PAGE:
“Bruce has a track record of success as a financial advisor and as a manager, and we are very excited about Bruce joining Dundee as we move forward as Canada’s largest financial advisory network,” said Dundee Wealth Management vice-president Don Charter in an e-mail to staff announcing the appointment.

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CanDeal offers online provincial bond market

(January 7, 2004) CanDeal has rolled out its new online provincial bond trading platform, offering institutional investors best price transparency for provincial bond issues.

“CanDeal volumes have grown rapidly over the past year and now exceed $50 billion as measured by one side of cash securities transactions,” said Jayson Horner, president and CEO of Inc. “We look forward to continued growth in terms of volume and additional buy side and sell side participants as we continue to expand our dealing products, functionality and our STP capabilities.”

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RoyNat Capital launches new LSIF

(January 7, 2004) RoyNat Capital and Best Capital have announced they will launch a new labour-sponsored venture fund called the RoyNat Canadian Diversified Fund.

“The fund provides a new category in the labour-sponsored venture fund that offers investors an exceptional opportunity to further diversify their portfolios by sector, geography and size,” said John Richardson, president and CEO of Best Capital Management Ltd.

The new fund will invest in debt and debt-like securities of companies in traditional sectors such as manufacturing and consumer products, as well as taking private equity stakes in technology companies.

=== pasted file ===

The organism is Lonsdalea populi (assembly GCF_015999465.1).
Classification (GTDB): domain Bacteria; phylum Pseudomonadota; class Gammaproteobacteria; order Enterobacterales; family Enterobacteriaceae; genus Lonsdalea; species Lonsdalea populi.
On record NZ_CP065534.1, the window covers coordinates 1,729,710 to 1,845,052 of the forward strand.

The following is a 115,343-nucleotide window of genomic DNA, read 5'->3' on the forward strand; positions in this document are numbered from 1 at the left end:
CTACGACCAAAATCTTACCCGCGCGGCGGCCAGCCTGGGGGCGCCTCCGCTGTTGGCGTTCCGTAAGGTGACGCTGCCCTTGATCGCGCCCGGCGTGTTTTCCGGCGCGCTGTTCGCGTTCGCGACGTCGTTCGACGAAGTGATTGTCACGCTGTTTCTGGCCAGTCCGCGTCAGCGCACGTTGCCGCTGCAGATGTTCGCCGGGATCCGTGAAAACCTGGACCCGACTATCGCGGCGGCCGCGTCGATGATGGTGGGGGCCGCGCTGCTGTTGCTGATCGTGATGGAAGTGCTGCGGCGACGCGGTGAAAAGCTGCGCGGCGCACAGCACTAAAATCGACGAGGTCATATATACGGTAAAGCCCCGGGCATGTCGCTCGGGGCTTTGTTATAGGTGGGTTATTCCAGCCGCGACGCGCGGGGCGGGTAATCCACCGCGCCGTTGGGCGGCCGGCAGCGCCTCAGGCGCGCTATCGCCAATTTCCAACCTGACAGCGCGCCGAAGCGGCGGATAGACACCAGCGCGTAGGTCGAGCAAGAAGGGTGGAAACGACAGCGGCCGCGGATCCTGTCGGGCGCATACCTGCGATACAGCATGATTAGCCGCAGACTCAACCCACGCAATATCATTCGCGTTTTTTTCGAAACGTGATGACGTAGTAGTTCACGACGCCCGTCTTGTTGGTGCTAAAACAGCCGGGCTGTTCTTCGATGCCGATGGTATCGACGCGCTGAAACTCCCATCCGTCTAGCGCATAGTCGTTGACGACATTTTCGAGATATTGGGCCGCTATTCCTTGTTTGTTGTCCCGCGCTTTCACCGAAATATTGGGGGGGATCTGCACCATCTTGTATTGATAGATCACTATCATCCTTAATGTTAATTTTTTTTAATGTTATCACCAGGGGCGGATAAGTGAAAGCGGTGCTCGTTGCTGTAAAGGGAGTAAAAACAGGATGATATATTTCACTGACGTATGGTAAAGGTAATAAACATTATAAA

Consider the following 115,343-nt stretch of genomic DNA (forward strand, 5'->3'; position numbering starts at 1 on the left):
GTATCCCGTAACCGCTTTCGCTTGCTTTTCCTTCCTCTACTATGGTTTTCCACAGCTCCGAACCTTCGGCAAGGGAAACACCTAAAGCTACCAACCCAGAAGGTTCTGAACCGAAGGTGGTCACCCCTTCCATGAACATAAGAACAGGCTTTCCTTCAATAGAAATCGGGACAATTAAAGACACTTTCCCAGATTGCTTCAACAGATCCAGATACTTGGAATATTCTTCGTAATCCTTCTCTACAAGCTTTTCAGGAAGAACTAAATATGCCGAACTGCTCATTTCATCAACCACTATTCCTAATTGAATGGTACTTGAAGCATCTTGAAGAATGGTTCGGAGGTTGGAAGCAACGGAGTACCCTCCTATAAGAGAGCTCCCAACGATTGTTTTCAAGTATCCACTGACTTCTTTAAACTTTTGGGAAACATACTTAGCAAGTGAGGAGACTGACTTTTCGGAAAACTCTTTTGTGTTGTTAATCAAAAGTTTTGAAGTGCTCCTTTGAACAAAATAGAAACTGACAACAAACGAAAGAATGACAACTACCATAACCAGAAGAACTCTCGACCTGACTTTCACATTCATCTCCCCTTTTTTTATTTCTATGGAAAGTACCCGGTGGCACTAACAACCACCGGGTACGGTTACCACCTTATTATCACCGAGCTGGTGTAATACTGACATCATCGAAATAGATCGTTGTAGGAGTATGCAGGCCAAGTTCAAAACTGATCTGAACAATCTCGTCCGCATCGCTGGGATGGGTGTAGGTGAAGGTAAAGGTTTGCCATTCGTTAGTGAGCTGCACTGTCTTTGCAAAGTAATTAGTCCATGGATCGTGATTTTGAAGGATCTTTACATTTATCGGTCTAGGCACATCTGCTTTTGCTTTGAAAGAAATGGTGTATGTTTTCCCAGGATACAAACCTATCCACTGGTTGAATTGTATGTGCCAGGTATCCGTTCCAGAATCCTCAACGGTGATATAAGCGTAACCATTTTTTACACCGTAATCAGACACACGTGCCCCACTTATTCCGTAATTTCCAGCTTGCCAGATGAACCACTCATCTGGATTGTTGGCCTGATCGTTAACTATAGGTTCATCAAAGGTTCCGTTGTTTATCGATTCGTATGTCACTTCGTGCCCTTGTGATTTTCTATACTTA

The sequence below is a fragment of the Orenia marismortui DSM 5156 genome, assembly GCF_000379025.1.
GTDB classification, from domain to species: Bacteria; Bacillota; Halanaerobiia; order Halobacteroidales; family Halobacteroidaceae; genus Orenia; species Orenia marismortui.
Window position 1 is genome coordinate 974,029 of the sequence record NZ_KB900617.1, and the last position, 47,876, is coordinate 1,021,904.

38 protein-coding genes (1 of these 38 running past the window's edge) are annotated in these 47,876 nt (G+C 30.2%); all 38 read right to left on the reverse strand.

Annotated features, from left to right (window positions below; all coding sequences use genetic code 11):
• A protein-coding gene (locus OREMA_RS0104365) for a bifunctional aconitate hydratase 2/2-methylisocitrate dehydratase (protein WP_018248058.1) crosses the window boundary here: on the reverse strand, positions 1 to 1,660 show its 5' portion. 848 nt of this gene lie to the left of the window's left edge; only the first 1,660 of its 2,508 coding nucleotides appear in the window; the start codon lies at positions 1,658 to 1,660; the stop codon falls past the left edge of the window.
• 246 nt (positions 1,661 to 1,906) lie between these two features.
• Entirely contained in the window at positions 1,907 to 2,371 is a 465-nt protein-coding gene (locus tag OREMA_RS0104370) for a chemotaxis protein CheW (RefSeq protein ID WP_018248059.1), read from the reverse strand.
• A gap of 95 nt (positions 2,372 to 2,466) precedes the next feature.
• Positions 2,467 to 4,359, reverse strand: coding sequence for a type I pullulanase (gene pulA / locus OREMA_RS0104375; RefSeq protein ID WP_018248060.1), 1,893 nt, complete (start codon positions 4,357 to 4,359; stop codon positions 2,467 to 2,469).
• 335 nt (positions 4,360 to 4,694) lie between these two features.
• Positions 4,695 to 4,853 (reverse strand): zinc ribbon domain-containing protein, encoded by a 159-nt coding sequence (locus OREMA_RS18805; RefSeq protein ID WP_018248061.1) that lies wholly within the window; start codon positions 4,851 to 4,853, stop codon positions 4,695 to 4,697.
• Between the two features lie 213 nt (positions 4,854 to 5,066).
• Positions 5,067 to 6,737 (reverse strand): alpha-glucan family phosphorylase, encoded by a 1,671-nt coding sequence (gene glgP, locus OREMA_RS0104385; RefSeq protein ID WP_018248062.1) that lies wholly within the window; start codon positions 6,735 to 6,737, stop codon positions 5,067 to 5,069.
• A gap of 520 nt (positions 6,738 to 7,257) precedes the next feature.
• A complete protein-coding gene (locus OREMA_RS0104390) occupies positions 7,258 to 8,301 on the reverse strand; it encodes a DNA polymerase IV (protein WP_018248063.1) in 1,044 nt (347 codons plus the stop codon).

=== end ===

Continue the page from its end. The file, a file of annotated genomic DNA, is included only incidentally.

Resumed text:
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Arrow launches new series of notes

(January 7, 2004) Arrow Hedge Partners has launched Arrow Multi-Strategy Notes, Series 3, which will be linked to Arrow Multi-Strategy Hedge Fund with BNP Paribas guaranteeing the principal.

“Investors will have the assurance of guaranteed principal repayment, the benefit of consistent return potential through a fully diversified fund of hedge funds, and comprehensive risk management from an industry leader. All with a low minimum investment of $5,000 that is tax efficient and fully RRSP eligible,” says Jim McGovern managing director and CEO of Arrow Hedge Partners.

As the name suggests, the Arrow Multi-Strategy Hedge Fund uses a variety of hedging strategies including: “long/short equity, equity market neutral, high-yield hedge, risk arbitrage, convertible arbitrage, fixed income arbitrage, distressed securities, managed futures and global macro.”

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Algonquin launches power LSIF

(January 7, 2004) The Algonquin Power Group has announced the launch of the Algonquin Power Venture Fund, a labour-sponsored fund which will invest in the Ontario electricity marketplace.

“The Algonquin Power Venture Fund represents the ideal marriage of the low-risk and stable cash flows from independent power projects with the highly attractive tax advantages provided through the labour-sponsored investment fund structure,” says Jeff Norman, a senior manager of the fund.

The fund will share management with the Algonquin Power Income Fund and focus on debt instruments to provide sustainable cash flows.

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Manulife index says investors confident

(January 7, 2004) Despite the trials and tribulations that have plagued the markets over the past few years, Canadian investors have remained positive, according to the polls by Manulife Financial.